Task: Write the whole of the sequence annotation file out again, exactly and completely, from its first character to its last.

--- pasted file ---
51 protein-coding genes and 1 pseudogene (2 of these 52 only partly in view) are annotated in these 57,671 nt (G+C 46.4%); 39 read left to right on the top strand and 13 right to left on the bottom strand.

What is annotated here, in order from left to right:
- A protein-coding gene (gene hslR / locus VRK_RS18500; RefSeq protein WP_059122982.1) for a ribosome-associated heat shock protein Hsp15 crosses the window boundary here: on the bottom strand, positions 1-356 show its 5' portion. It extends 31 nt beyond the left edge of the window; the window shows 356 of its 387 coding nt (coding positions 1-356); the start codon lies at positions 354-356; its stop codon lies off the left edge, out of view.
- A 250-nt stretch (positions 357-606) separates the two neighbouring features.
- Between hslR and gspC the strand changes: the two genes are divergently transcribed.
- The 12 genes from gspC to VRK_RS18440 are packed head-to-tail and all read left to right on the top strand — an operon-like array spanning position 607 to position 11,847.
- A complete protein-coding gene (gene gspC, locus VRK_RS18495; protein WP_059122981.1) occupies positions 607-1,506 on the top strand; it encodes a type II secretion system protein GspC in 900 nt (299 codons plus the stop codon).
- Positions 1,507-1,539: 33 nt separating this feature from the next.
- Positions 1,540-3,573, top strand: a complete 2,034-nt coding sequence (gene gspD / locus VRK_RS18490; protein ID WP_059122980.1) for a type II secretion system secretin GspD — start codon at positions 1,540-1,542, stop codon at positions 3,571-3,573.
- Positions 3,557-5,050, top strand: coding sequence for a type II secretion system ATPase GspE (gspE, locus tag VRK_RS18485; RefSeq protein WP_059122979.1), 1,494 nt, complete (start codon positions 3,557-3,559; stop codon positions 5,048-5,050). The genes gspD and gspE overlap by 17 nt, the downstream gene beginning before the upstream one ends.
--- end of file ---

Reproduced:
51 protein-coding genes and 1 pseudogene (2 of these 52 only partly in view) are annotated in these 57,671 nt (G+C 46.4%); 39 read left to right on the top strand and 13 right to left on the bottom strand.

What is annotated here, in order from left to right:
- A protein-coding gene (gene hslR / locus VRK_RS18500; RefSeq protein WP_059122982.1) for a ribosome-associated heat shock protein Hsp15 crosses the window boundary here: on the bottom strand, positions 1-356 show its 5' portion. It extends 31 nt beyond the left edge of the window; the window shows 356 of its 387 coding nt (coding positions 1-356); the start codon lies at positions 354-356; its stop codon lies off the left edge, out of view.
- A 250-nt stretch (positions 357-606) separates the two neighbouring features.
- Between hslR and gspC the strand changes: the two genes are divergently transcribed.
- The 12 genes from gspC to VRK_RS18440 are packed head-to-tail and all read left to right on the top strand — an operon-like array spanning position 607 to position 11,847.
- A complete protein-coding gene (gene gspC, locus VRK_RS18495; protein WP_059122981.1) occupies positions 607-1,506 on the top strand; it encodes a type II secretion system protein GspC in 900 nt (299 codons plus the stop codon).
- Positions 1,507-1,539: 33 nt separating this feature from the next.
- Positions 1,540-3,573, top strand: a complete 2,034-nt coding sequence (gene gspD / locus VRK_RS18490; protein ID WP_059122980.1) for a type II secretion system secretin GspD — start codon at positions 1,540-1,542, stop codon at positions 3,571-3,573.
- Positions 3,557-5,050, top strand: coding sequence for a type II secretion system ATPase GspE (gspE, locus tag VRK_RS18485; RefSeq protein WP_059122979.1), 1,494 nt, complete (start codon positions 3,557-3,559; stop codon positions 5,048-5,050). The genes gspD and gspE overlap by 17 nt, the downstream gene beginning before the upstream one ends.